Superpave gyratory compactor is a transportable device whose primary
function is to fabricate test specimens by stimulating the effect of
traffic on an asphalt pavement. The specimens fabricated with the gyratory
compactor are used to determine the volumetric properties (air voids,
voids in the mineral aggregate, and voids filled with asphalt) of Superpave
mixes. Those properties, measured in the laboratory, indicate how well
the mix will perform in the field. The gyratory compactor is also well-suited
for quality control/quality assurance, as it can be set up at the job
site to verify that the delivered asphalt mix meets the job mix volumetric
mixes to simulate construction compaction and traffic loads, the Superpave
gyratory compactor provides specimens that are much more representative
of actual in-service pavements. The level or amount of compaction is
dependent on the environmental conditions and traffic levels expected
at the job site.
a mix with a high degree of internal friction and thus a high shear
strength, the Superpave mix design procedures include requirements for
aggregate angularity and gradation. The design goal: a strong stone
skeleton that will resist rutting, yet include enough asphalt and voids
to improve the durability of the mix.
system includes mix analysis procedures that predict how well a mix
will perform in the field. These procedures are intended to provide
additional information on asphalt mixes that will be placed in pavements
with very high traffic volumes and loads. Two new, sophisticated pieces
of laboratory equipment-the Superpave shear tester and the indirect
tensile tester-are used to measure specific engineering properties of
the laboratory-compacted asphalt mix. The test results are then entered
into software models that predict how many equivalent single-axle loads
the pavement will carry, or how much time will elapse, before a certain
level of rutting, fatigue cracking, or low-temperature cracking develops.
procedures for the Superpave shear tester and the indirect tensile tester
are currently being refined to ensure that the procedures are sound
and that results are repeatable. The performance prediction models are
also undergoing evaluation and validation and will be refined as necessary.
it Happen - Partners in Implementation
to the all-new Superpave system is a big task, necessitating careful
planning and coordination among all the partners in the highway industry.
that the switch to the Superpave system would be well planned and coordinated,
the Federal Highway Administration (FHWA) established a national Asphalt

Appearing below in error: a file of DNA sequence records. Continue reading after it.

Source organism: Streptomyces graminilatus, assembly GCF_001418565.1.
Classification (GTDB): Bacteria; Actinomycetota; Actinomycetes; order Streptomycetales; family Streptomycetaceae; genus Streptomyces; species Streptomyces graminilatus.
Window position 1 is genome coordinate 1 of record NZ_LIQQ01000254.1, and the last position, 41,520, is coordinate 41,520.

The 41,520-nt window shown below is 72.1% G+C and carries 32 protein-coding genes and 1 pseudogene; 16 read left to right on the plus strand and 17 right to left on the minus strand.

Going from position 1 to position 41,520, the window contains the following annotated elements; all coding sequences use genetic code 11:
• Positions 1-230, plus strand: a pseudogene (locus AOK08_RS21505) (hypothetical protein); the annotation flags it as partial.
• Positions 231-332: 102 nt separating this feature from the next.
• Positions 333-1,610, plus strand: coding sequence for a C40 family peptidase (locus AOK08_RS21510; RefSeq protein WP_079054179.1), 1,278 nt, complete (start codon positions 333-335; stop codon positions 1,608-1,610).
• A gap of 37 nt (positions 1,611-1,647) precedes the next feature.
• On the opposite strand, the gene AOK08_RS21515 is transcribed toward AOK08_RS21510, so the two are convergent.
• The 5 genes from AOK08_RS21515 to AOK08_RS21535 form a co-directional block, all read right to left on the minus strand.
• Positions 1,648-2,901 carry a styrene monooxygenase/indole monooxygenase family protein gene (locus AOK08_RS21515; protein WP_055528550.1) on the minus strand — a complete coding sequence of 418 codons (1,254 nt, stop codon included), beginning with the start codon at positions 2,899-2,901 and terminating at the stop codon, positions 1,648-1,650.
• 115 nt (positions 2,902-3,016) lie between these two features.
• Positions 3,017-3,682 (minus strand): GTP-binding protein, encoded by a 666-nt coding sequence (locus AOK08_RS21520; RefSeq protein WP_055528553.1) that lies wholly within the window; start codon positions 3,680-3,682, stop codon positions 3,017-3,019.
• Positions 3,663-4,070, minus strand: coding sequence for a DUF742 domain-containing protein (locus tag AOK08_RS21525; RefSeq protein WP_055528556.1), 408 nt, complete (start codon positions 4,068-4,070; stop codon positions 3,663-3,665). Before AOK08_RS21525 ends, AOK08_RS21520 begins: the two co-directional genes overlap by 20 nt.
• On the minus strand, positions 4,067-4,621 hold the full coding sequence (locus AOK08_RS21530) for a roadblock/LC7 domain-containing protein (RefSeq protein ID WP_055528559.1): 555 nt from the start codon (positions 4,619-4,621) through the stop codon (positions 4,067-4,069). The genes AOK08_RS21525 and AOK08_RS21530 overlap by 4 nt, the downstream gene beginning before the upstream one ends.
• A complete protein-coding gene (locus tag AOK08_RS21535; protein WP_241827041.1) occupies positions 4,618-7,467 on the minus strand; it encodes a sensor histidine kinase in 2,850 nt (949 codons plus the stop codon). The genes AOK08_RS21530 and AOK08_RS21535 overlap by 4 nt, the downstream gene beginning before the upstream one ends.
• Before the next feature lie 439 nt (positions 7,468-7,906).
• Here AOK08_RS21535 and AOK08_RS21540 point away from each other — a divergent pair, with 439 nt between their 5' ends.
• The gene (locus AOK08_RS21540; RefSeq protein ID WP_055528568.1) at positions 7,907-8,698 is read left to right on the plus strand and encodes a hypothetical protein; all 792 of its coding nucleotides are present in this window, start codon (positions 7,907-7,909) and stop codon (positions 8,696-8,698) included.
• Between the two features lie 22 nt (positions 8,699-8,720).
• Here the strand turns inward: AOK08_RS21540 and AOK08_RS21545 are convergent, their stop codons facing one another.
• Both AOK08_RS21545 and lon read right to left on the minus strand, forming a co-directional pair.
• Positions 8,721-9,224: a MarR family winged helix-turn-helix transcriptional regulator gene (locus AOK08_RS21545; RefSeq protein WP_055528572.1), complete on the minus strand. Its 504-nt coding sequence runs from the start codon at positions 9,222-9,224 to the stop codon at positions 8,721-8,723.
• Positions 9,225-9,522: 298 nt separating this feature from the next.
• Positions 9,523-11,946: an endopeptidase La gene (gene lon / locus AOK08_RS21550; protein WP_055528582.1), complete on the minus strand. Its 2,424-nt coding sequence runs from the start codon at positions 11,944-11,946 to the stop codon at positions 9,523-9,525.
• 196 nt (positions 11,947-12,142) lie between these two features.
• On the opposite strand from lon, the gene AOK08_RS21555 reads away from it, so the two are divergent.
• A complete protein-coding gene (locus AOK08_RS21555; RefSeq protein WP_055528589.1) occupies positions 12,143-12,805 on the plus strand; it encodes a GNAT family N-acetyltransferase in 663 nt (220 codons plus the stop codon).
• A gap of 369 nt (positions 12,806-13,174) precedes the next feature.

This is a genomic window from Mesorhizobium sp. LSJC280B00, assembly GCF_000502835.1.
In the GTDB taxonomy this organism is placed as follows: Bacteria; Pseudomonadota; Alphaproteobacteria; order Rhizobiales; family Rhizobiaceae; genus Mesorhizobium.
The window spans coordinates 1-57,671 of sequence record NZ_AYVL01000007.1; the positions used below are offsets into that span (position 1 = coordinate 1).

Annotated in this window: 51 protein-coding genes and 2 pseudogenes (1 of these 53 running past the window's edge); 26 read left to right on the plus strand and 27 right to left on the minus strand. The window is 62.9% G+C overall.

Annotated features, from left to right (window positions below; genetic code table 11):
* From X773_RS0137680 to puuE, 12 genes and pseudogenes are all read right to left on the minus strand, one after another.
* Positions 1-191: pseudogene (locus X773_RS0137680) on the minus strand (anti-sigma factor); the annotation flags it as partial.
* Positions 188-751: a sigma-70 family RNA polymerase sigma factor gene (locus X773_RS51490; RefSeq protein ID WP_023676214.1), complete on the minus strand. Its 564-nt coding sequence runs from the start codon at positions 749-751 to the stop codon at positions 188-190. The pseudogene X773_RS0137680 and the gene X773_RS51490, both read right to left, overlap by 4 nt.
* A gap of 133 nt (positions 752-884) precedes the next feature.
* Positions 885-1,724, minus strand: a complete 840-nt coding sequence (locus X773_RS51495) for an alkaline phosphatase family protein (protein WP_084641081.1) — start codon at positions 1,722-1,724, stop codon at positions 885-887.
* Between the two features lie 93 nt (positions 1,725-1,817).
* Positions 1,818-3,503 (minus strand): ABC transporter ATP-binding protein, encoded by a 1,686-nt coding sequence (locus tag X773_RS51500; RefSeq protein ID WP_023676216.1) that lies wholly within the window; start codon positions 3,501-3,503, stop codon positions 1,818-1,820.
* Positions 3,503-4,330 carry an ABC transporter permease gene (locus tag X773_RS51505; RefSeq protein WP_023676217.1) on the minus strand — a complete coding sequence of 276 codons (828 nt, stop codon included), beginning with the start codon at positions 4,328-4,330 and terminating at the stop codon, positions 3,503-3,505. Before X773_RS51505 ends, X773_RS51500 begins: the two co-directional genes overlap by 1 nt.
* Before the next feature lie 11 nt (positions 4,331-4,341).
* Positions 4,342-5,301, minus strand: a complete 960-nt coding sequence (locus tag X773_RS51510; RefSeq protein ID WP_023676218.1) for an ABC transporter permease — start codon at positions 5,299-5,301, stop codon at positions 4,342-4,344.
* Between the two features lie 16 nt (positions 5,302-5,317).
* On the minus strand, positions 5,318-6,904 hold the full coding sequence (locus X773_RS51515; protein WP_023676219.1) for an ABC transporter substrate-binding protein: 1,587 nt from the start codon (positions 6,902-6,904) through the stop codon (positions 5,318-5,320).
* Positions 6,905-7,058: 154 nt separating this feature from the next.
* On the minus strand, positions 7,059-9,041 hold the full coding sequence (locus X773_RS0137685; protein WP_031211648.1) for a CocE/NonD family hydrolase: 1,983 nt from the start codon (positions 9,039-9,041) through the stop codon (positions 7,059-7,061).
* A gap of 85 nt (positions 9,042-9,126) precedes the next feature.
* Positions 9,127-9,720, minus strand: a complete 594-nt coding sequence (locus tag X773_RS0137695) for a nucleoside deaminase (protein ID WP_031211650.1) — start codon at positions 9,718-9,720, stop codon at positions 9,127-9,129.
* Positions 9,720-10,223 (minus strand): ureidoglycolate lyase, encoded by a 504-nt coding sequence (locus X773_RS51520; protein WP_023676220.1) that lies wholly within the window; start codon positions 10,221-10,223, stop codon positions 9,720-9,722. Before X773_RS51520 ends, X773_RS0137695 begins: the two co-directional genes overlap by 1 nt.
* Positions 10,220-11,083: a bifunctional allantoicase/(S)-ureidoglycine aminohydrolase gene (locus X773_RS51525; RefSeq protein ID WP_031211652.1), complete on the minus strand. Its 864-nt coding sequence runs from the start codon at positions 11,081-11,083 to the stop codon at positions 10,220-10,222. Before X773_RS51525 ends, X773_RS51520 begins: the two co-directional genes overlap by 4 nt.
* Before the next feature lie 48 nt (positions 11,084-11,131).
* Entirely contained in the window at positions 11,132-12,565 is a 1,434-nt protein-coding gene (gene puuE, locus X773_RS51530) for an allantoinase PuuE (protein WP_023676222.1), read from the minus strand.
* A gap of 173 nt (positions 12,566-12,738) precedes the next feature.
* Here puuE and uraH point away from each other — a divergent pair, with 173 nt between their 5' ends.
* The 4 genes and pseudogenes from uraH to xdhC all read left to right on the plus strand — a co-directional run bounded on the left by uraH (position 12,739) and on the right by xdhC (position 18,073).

Technical Working Group (TWG). Composed of representatives from highway
agencies, suppliers, contractors, academia, and FHWA, the Asphalt TWG
provides advice on how best to encourage the adoption of the Superpave
system within the highway industry. Assisting the Asphalt TWG are several
expert task groups composed of specialists in pertinent subject areas,
such as binders, asphalt mixes, and pavement modeling.
asphalt user-producer groups also play a key role in the Superpave implementation
effort. Made up of highway agencies and companies that use and produce
asphalt binders, the user-producer groups have outlined a sensible,
planned strategy for adopting the Superpave system on a regional basis.
They also provide a forum for discussing common concerns and arriving
at workable solutions.
the Superpave system and equipment closer to the users, five Superpave
regional centers have been established. Under an FHWA program they will
conduct a thorough and coordinated shakedown of the procedures used
with the Superpave shear test and indirect tensile test. The centers,
operated jointly by universities and State departments of transportation,
will also provided training on a regional basis.
Up To Speed
State highway agencies and contractors become proficient with the new
Superpave procedures and devices, FHWA sponsors training courses in
the use of the binder test equipment and mix equipment. The hands-on
training is conducted at the National Asphalt Training Center, which
FHWA established at the Asphalt Institute in Lexington, Kentucky.
the first 18 months of Superpave training, the center held 30 courses
in the Superpave binder and mix procedures and trained approximately
600 engineers and technicians. FHWA recently selected the Asphalt Institute
to conduct the second phase of Superpave training. This phase will continue
for the more advanced mix analysis equipment. Training and assistance
will be taken directly to the users and the regional centers.
under an FHWA contract, the University of Maryland and its project team
are evaluating, validating, and refining the software and pavement performance
models that form the core of the Superpave mix analysis and performance
prediction procedures. Once the Superpave software is ready for release,
the university will provide technical assistance and training workshops.
training is conducted in the laboratory. FHWA's mobile asphalt laboratory
brings technical assistance and training in the Superpave system directly
to highway agencies and contractors at job sites around the country.
TWG has set a target date of 1997 for nationwide implementation of the
Superpave binder specification and 2000 for nationwide adoption of the
Superpave volumetric mix design procedures. Most State highway agencies
and many contractors already have the necessary binder test equipment
and the Superpave gyratory compactor. Some States are already building
Superpave pavements, and other projects are in the pipeline.
system will mean major changes in the way we design asphalt mixes. It
requires significant investments in equipment and training. But the
extensive testing and validation conducted to date on the Superpave
system indicate that Superpave pavements will last longer. Longer lasting
pavements will mean lower maintenance costs and fewer highway work zones.
And that means better roads ahead.